By Jennifer Robertson
This e-book is an unheard of number of 29 unique essays by way of many of the world’s so much special students of Japan.
- Covers a vast diversity of matters, together with the colonial roots of anthropology within the eastern academy; eugenics and state development; majority and minority cultures; genders and sexualities; and style and meals cultures
- Resists stale and deceptive stereotypes, via proposing new views on eastern tradition and society
- Makes jap society available to readers unusual with the country
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He also obtained a copy of Friedrich Engels’ The Origins of Family, Private Property and the State (1844) and Lewis Henry Morgan’s Ancient Society (1877). He developed an interest in ethnology and decided that he wanted to major in that subject. In 1920 Oka registered for the sociology course in the Department of Literature at Tokyo Imperial University and attended the lectures on anthropology given by Torii Ryu¯zo ¯ . He read the ethnology ‘‘classics’’ – he was especially interested in Frazer’s work – and wrote his graduation thesis on the element of magic in archaic societies.
Although the Japanese Society of Ethnology was founded in 1934, ethnology was included as a subject in anthropology meetings well before then, along with physical anthropology and archaeology. As Japan’s colonial empire expanded so too did the number of regions actively researched. Taiwan was made a colony of Japan in 1895. In 1905 Japan extended its colonial reach to southern Sakhalin and the Liaodong peninsula in China. Korea was annexed in 1910, and nine years later, Micronesia was transferred from German to Japanese jurisdiction.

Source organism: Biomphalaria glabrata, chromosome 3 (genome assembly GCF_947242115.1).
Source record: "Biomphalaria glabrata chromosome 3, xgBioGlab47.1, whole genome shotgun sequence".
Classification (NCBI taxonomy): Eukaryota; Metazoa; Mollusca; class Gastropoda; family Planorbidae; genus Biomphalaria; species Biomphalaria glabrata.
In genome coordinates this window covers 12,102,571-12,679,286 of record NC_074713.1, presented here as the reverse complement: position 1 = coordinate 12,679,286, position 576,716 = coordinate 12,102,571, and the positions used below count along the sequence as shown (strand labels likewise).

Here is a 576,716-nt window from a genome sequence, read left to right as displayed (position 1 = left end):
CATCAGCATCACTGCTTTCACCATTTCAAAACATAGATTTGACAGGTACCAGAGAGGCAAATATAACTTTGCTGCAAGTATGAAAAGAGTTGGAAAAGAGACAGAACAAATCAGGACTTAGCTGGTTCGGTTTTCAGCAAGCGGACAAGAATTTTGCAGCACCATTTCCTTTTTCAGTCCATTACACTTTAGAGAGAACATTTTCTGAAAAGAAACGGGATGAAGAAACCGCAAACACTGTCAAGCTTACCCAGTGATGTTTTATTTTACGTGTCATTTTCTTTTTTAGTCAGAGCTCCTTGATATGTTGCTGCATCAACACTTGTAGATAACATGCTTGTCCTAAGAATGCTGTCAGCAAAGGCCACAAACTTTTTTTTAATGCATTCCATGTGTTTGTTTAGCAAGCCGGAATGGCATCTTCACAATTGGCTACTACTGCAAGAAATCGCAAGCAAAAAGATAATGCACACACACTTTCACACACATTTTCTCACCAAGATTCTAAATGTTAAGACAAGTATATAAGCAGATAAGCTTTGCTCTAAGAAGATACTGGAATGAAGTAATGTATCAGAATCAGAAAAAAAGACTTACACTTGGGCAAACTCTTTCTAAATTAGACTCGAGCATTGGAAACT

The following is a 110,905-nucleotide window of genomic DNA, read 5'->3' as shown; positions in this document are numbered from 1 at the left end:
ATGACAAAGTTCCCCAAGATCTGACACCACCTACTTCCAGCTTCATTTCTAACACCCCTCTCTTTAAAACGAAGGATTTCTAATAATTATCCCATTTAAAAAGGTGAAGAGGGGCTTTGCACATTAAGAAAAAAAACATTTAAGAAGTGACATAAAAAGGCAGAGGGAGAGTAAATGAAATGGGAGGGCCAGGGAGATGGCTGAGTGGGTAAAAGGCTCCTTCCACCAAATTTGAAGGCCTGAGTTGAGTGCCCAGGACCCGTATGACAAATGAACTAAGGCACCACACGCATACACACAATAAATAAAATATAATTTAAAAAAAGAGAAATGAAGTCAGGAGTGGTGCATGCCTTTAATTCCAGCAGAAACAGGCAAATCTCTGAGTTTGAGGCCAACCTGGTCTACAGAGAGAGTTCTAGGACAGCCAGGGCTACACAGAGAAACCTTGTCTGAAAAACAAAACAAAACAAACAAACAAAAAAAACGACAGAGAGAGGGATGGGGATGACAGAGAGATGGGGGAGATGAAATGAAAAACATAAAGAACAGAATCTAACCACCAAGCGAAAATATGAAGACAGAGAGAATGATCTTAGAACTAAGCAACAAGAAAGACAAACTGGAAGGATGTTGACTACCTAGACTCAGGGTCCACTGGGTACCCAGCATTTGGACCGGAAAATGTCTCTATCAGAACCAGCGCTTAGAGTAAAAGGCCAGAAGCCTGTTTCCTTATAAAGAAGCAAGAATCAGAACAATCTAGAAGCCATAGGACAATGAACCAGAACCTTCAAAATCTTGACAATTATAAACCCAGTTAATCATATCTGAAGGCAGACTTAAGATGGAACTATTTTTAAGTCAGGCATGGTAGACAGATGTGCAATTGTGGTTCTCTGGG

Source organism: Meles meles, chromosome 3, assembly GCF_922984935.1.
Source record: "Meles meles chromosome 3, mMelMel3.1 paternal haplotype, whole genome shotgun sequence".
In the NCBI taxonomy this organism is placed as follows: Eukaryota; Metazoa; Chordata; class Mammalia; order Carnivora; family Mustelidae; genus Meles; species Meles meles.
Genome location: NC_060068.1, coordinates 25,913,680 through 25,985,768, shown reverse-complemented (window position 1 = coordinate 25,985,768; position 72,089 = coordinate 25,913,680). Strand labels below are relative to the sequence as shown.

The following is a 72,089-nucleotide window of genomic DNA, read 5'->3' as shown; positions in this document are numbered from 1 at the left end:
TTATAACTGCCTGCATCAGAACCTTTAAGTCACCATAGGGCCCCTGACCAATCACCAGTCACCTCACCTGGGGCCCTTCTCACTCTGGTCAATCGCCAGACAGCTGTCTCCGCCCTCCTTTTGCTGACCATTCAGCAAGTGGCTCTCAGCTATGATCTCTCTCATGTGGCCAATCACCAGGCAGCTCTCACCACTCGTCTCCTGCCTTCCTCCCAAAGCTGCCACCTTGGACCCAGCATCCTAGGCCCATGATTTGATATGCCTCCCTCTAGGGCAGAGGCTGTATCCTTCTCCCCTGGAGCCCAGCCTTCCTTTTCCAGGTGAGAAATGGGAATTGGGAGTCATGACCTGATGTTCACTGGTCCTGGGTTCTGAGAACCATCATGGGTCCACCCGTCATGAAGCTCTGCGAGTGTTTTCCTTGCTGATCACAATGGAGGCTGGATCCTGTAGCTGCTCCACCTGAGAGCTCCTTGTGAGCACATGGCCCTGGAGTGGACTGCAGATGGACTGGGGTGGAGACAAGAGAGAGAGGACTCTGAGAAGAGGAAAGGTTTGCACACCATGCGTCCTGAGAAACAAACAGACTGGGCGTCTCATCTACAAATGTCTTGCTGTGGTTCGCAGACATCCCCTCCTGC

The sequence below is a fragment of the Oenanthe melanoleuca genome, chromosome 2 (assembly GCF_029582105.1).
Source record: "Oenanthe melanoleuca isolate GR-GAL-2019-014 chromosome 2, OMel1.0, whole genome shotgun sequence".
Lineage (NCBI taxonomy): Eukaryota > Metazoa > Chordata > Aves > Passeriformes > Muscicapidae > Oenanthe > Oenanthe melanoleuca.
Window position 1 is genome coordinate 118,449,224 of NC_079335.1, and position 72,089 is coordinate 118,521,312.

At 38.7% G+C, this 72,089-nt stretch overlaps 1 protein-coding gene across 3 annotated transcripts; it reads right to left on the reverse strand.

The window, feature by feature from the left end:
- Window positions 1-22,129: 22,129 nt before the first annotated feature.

Religion and Science, Beliefs and Bioethics. 18 The subjects explored in the second unit critically examine the processes of history- and culturemaking along with identity formation, majority and minority alike. Essays address the relationship between Japanese imperialism and colonialism and the development of anthropology in Japan (Katsumi Nakao); archaeology, ideology and the management of cultural properties (Walter Edwards); the ubiquity, in feminist and other texts, of timelines as a mode of history-making (Tomomi Yamaguchi); the construction and reproduction of majority culture (Roger Goodman); the formation and transformations of ‘‘insider’’ and ‘‘outsider’’ minorities (Joshua Hotaka Roth and Sonia Ryang); vicissitudes of class and status (Glenda Roberts); myths and realities of corporate culture (Tomoko Hamada); the sartorial fashioning of cultural identity (Ofra Goldstein-Gidoni); and the influence of nexuses of sex, gender, and sexualities on both Japan anthropology and Japanese national identity (Sabine Fru¨hstu¨ck).
A Companion to the Anthropology of Japan by Jennifer Robertson